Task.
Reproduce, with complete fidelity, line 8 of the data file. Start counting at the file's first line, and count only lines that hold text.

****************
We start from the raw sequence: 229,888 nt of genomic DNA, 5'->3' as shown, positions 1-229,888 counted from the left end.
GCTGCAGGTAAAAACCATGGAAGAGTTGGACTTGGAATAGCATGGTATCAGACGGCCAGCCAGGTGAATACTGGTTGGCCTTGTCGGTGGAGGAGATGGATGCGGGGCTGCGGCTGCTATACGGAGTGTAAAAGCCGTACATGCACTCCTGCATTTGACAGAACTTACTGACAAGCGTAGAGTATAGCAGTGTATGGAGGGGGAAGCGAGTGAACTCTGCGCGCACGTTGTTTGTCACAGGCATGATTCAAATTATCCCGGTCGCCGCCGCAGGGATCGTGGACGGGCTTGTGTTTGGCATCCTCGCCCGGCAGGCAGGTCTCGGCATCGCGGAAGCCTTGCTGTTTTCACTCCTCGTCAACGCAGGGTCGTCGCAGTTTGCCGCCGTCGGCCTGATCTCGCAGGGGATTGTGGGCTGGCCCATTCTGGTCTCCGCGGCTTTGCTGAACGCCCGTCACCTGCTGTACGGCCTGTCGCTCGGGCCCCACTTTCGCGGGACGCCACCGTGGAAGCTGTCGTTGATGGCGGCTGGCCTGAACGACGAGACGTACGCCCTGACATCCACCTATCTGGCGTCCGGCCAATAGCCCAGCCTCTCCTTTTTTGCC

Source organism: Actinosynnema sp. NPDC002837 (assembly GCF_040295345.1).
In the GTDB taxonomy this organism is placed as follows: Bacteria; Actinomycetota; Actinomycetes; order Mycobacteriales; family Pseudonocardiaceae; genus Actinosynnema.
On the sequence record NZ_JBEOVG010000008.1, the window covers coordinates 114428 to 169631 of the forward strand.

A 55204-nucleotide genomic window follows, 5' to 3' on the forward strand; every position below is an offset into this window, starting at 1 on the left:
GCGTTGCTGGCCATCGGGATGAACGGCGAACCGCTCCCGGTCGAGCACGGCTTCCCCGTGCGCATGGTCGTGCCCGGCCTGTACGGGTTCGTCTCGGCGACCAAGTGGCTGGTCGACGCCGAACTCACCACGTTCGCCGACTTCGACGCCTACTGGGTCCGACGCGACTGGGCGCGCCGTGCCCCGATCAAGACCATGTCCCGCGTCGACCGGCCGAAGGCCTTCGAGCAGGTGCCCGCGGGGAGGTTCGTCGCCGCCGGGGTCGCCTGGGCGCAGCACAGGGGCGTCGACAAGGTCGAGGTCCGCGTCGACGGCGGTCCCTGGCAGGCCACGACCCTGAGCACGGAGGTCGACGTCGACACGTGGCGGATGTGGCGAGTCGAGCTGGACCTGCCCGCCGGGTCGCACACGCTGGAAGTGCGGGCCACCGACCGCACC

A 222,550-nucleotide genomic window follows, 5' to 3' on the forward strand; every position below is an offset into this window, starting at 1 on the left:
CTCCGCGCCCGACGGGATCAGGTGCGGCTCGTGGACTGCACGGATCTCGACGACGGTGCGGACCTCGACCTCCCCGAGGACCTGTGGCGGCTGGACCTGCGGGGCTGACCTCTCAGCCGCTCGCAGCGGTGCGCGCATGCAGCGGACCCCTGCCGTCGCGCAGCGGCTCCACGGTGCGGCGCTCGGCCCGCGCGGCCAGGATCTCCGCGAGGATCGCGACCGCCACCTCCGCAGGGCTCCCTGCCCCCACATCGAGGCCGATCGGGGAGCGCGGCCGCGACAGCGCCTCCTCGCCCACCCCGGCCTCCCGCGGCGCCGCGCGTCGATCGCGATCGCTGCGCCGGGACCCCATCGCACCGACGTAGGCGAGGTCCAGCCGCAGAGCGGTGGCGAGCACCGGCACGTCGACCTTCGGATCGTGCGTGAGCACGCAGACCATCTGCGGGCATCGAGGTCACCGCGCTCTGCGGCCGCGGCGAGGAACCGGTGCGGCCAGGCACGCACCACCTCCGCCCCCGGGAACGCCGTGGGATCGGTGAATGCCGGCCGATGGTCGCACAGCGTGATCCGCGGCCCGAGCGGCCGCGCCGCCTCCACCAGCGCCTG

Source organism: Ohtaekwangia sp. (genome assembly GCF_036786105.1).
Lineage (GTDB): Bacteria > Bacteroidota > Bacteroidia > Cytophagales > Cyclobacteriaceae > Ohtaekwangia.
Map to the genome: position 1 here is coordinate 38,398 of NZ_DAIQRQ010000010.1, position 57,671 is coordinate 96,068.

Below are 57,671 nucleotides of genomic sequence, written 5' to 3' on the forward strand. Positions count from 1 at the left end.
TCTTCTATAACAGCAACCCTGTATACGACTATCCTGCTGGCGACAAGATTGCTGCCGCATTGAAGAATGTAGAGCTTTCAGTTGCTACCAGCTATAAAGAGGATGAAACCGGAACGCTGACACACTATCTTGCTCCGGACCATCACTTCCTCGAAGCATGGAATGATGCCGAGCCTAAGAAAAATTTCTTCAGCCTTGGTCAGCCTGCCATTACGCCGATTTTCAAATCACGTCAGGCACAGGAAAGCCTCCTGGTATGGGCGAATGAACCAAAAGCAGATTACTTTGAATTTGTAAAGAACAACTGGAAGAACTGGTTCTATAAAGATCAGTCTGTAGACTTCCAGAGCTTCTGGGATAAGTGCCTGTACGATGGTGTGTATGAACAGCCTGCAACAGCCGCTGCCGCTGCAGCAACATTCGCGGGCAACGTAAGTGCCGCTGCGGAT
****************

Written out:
A 222,550-nucleotide genomic window follows, 5' to 3' on the forward strand; every position below is an offset into this window, starting at 1 on the left: